But unfortunately it doesn’t trap in air as well as eggs, and too much of it can make your food a bit dense. But still, it’s a good option for a lot of things, like baking banana bread and muffins for example.

Note: You have to mix it with water first before using it, it won’t work if you just throw in the flax meal into the batter/dough!

2. Applesauce

chunky apple sauce

Another great egg substitute is applesauce, put in 1/4 cup of applesauce to replace 1 egg. Although I haven’t tried using other pureed fruits like peach or strawberry, they have  been known to work as well.

These types of pureed fruit egg replacements are there mainly to provide moisture and binding everything together, so they won’t provide any fluffiness like whipped egg whites would. Only use this when you just need to add in structure and moisture and not trying to make things light and fluffy.

Using pureed fruit would add extra sweetness and flavor to your food, so pick a fruit that best suits your recipe. If you’re making a savory recipe such as a quiche or vegan burgers, you can also try using 1/4 cup of mashed potatoes instead of the fruit. 

3. Silken tofu

soft silken tofu

Silken tofu is a very soft kind of Japanese tofu that can be used in baking to hold things together and provide moisture. It works kind of like the applesauce, it won’t provide your baked goods with any fluffiness, but is a good way to add in structure, moisture, and extra protein. Add in 1/4 cup of the tofu to replace 1 egg, make sure to first puree the tofu till it’s smooth or else you’ll get lumps of tofu in your baked goods!

4. Vinegar + Baking soda

baking soda and vinegar

This method can be used as a leavening agent to make your baked goods rise and give it a light and fluffy texture. Add in 1 tbsp of vinegar to 1 tbsp of baking soda to replace 1 egg. You can use both regular white vinegar or apple cider vinegar, or 2tbsp of lemon juice if you don’t have vinegar.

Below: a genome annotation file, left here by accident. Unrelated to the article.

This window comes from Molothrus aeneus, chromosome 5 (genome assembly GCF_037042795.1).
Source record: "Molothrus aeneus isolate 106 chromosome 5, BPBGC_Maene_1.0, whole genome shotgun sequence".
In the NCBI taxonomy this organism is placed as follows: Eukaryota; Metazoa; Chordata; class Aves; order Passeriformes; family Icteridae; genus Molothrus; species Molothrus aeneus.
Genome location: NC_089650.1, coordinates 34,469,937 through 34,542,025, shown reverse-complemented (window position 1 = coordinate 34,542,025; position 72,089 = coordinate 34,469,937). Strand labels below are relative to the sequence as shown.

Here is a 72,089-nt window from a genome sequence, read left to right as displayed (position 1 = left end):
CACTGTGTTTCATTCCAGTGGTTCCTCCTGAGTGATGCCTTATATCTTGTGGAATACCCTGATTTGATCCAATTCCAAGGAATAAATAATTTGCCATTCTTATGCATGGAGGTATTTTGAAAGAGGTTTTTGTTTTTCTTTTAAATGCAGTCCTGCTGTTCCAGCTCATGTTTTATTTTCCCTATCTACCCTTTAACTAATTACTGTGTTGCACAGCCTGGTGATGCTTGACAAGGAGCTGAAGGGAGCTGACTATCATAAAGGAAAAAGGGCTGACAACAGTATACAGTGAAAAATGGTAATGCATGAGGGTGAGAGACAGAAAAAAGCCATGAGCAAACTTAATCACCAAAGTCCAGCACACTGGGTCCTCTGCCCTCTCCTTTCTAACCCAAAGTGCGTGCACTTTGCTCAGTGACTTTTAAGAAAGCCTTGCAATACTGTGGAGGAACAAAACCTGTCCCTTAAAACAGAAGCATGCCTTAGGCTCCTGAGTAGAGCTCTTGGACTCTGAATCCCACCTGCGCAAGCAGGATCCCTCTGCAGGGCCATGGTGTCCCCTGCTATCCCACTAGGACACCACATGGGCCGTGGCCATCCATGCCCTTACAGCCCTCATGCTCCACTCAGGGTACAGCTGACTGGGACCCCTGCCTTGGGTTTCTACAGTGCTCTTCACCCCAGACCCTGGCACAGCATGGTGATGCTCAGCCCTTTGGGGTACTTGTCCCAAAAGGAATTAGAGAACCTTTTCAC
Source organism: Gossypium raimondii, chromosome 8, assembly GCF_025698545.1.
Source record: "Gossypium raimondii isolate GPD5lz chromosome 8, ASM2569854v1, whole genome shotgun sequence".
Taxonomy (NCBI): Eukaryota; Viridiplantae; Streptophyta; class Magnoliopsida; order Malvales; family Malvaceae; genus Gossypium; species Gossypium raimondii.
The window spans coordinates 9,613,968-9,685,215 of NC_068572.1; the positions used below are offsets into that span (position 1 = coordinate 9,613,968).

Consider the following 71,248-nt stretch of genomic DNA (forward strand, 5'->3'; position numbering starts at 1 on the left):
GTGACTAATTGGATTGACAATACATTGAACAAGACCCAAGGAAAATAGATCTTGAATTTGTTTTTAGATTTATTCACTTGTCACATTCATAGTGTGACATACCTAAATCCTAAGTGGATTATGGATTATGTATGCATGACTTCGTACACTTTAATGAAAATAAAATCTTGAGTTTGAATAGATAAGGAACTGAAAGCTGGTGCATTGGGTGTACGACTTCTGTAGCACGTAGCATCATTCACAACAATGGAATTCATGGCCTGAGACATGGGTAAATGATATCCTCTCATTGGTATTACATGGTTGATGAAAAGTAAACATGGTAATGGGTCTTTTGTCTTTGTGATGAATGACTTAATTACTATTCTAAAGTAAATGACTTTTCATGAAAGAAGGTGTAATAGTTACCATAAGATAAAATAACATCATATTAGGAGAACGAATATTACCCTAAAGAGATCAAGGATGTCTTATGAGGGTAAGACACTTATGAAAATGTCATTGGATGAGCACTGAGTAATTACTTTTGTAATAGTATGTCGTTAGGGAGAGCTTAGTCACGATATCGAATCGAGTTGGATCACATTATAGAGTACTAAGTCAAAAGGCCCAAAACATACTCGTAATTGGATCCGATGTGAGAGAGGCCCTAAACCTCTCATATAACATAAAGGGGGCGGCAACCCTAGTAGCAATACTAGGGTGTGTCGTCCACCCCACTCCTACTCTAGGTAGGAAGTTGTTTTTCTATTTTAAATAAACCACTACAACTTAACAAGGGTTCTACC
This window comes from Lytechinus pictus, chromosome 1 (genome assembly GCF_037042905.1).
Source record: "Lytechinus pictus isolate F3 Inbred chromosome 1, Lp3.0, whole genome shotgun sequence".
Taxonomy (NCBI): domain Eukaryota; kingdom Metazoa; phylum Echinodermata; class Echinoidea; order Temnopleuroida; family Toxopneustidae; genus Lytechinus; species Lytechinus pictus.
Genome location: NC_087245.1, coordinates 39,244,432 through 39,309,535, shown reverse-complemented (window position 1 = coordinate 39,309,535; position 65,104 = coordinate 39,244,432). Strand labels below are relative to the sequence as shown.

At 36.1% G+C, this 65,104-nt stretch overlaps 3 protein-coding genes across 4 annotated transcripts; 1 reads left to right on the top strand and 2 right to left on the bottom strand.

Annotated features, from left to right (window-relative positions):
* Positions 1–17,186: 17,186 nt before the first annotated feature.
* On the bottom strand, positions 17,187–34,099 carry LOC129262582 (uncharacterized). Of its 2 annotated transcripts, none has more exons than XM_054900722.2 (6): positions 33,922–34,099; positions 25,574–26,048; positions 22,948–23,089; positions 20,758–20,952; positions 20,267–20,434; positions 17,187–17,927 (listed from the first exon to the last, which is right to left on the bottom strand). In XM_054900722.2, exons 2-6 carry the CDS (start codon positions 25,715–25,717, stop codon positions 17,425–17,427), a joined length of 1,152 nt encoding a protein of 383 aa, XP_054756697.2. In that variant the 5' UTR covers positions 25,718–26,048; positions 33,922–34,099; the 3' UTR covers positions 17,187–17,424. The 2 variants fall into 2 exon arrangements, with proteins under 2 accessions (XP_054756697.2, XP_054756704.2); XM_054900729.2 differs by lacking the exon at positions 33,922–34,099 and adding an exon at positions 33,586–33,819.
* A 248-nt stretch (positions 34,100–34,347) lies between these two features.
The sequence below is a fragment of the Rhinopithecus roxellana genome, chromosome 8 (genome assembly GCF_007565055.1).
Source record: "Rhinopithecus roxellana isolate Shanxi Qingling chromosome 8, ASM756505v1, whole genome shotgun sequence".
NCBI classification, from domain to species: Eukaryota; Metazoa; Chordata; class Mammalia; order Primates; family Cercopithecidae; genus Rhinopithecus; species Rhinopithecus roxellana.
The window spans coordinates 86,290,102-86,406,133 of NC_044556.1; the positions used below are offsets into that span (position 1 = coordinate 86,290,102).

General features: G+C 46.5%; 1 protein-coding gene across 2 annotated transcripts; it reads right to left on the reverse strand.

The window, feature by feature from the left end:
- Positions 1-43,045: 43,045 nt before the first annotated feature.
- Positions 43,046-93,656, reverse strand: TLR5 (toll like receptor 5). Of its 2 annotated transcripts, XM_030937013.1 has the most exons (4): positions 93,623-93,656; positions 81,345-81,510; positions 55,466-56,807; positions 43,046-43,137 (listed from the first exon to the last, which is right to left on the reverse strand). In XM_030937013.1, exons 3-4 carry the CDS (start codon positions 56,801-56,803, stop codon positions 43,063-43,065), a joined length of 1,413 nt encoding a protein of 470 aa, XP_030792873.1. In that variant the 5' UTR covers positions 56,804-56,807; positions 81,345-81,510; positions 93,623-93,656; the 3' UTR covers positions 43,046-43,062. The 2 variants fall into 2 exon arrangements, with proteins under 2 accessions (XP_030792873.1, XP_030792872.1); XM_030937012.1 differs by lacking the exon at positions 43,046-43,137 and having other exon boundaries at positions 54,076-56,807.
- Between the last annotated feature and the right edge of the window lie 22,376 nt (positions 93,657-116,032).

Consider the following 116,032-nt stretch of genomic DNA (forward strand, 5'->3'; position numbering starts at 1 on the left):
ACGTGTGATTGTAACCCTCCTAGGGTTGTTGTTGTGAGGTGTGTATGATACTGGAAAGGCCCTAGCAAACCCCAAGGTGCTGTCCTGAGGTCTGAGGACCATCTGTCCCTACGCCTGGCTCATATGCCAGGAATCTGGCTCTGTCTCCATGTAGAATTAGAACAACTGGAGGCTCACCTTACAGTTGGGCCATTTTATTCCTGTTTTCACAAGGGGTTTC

5. Ener-G egg replacer

This is a commercially available egg replacement product that has been around since the 1960’s. It is suitable for vegans and people with allergies because it is free of any eggs, gluten, wheat, dairy and nuts. It comes in a powder form and is made with potato starch, tapioca flour, and leavening agents. It is suitable for use in many baking recipes that calls for the use of eggs, it works great and provides that light and fluffy texture when using for cakes. 

Where to buy Ener-G?

You can find Ener-G in stores that focuses on natural and organic products, such as Whole Foods Market and Kroger, it’ll probably be in the grocery aisle where they sell allergen-free baking products and mixes. If you’re in the U.S. you can check the list here to see where you can find this product.

If you can’t find it in local stores, another option would be to order it online from Amazon.

2 thoughts on “5 Vegan Egg Substitutes For Baking (It Really Works)

  1. Annie says:

    What great information! I knew about the vinegar and baking soda as a leavening agent, since I cook with almond and coconut flour instead of wheat flour, but had no idea about flegg…and flax is so good for us! Thank you.